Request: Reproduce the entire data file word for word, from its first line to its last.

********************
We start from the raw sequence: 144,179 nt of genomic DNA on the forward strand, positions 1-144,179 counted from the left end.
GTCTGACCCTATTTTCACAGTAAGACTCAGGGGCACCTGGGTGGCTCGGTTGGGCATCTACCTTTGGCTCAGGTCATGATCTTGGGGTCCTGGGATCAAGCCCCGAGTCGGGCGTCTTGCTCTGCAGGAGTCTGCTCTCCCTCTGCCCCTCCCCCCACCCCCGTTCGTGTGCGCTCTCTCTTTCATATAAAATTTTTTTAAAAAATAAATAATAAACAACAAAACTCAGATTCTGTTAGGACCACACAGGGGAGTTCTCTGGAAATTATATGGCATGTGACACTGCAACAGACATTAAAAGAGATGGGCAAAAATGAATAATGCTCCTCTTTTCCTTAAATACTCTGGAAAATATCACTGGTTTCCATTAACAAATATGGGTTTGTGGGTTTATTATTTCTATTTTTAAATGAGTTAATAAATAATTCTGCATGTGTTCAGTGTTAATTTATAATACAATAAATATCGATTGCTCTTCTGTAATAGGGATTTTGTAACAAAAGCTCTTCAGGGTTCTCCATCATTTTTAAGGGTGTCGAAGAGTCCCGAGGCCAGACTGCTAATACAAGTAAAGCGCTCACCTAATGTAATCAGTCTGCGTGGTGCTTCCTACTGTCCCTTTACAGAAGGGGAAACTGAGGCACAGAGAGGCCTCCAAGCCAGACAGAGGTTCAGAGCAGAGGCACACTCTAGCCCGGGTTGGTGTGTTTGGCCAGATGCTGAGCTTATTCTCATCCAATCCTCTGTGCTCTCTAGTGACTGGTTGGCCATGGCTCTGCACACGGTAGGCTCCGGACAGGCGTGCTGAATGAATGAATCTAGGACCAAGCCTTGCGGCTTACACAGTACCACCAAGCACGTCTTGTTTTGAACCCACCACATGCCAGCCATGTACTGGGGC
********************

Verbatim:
We start from the raw sequence: 144,179 nt of genomic DNA on the forward strand, positions 1-144,179 counted from the left end.
GTCTGACCCTATTTTCACAGTAAGACTCAGGGGCACCTGGGTGGCTCGGTTGGGCATCTACCTTTGGCTCAGGTCATGATCTTGGGGTCCTGGGATCAAGCCCCGAGTCGGGCGTCTTGCTCTGCAGGAGTCTGCTCTCCCTCTGCCCCTCCCCCCACCCCCGTTCGTGTGCGCTCTCTCTTTCATATAAAATTTTTTTAAAAAATAAATAATAAACAACAAAACTCAGATTCTGTTAGGACCACACAGGGGAGTTCTCTGGAAATTATATGGCATGTGACACTGCAACAGACATTAAAAGAGATGGGCAAAAATGAATAATGCTCCTCTTTTCCTTAAATACTCTGGAAAATATCACTGGTTTCCATTAACAAATATGGGTTTGTGGGTTTATTATTTCTATTTTTAAATGAGTTAATAAATAATTCTGCATGTGTTCAGTGTTAATTTATAATACAATAAATATCGATTGCTCTTCTGTAATAGGGATTTTGTAACAAAAGCTCTTCAGGGTTCTCCATCATTTTTAAGGGTGTCGAAGAGTCCCGAGGCCAGACTGCTAATACAAGTAAAGCGCTCACCTAATGTAATCAGTCTGCGTGGTGCTTCCTACTGTCCCTTTACAGAAGGGGAAACTGAGGCACAGAGAGGCCTCCAAGCCAGACAGAGGTTCAGAGCAGAGGCACACTCTAGCCCGGGTTGGTGTGTTTGGCCAGATGCTGAGCTTATTCTCATCCAATCCTCTGTGCTCTCTAGTGACTGGTTGGCCATGGCTCTGCACACGGTAGGCTCCGGACAGGCGTGCTGAATGAATGAATCTAGGACCAAGCCTTGCGGCTTACACAGTACCACCAAGCACGTCTTGTTTTGAACCCACCACATGCCAGCCATGTACTGGGGC